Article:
Assessment notices are landing in mailboxes this week. There is one strong trend across all of BC—assessed property values are going up. In some places, they’re going up big time.
The biggest jumps are enough to make your eyes pop out.
Port Alberni came out on top on VanIsle, though no one is sure if that’s a good thing. The assessed property value for a single-family house in the city went up by 47%.
In Ucluelet and Port McNeil, assessed property values increased by 43%. In Tofino, they went up by 42%. As a result, a typical single-family home there is now valued at $1,358,000.
But these aren’t the biggest increases in BC. The Village of Port Clements on Haida Gwaii saw a mind-boggling increase of 58%. Granted, the average house price is only $125,000, but that’s still huge in a remote town of 282 souls.
Zeballos saw the smallest jump in assessed value. It only went up by 17% there.
People took to Facebook to share their amazement, and their anxiety. In Port Alice, folks talked about a $96,000 increase. Someone’s neighbour in Campbell River saw their assessed value go up by $278,000.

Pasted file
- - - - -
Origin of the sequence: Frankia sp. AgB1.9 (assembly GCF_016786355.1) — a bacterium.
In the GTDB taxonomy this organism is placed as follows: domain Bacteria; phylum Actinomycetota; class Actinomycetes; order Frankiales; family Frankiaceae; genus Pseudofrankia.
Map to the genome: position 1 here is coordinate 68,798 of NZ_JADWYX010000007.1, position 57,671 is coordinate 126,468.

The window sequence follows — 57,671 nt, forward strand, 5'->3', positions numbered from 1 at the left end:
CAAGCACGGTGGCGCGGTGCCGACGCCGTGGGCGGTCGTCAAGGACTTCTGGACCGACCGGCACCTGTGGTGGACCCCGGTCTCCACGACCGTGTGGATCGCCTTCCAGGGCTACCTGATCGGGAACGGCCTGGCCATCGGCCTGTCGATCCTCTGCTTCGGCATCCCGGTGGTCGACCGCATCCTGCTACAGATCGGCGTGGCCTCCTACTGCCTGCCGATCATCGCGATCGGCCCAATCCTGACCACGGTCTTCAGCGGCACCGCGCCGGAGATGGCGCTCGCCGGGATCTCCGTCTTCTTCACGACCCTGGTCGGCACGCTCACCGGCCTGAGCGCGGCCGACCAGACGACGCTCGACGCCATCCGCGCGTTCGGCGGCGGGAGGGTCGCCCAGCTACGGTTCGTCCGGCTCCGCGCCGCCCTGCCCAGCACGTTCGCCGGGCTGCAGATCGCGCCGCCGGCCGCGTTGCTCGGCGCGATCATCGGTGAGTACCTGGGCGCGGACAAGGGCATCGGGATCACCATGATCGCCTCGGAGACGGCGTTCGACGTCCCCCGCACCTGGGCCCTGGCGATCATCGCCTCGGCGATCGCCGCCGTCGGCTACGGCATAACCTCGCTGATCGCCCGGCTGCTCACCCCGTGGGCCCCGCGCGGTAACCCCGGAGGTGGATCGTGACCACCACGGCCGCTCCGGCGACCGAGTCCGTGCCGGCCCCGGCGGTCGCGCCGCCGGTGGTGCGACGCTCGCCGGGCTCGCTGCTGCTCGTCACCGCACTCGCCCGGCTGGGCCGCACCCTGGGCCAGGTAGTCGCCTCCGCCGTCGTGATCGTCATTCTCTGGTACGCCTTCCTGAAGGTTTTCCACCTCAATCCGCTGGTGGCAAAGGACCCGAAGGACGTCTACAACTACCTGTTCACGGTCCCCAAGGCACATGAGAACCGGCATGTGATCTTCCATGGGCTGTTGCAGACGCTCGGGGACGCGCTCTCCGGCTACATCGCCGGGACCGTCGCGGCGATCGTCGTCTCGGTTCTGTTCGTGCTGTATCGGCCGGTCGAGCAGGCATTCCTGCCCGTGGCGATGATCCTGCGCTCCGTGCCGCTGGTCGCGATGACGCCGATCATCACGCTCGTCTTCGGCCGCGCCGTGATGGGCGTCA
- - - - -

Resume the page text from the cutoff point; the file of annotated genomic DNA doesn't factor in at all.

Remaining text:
They’re worried about what these steep increases mean. Will taxes go up? Could anyone even afford to buy it if they tried to sell their house?
Richard Stewart, the Mayor of Coquitlam, also jumped on Facebook. But he got on there with a crash course on municipal taxes. His post, called “I’m mad at you about my Property Assessment,” is worth a read.
But the basic lesson is that just because your assessed property value went through the roof doesn’t mean your taxes will, too.
These jumps in assessed value do mean one thing, though—it’s getting tougher for new people to get into the housing market.
Leo Spalteholz is a housing analyst with House Hunt Victoria. “Once you move over the million-dollar mark, it’s not just the raw increase; it’s that you need a lot more wealth to get into that house,” he told CHEK News.
Now, most houses on VanIsle don’t cost $1 million. But folks everywhere are feeling the squeeze of rising house prices.
Renters can’t find places to live. Campgrounds that housed residents in the pandemic went back to campers. Proposals to build affordable housing are getting shut down, even when those projects are for seniors.
“It’s definitely extremely concerning, and I think governments are starting to wake up to the fact that they can’t ignore it anymore,” said Spalteholz.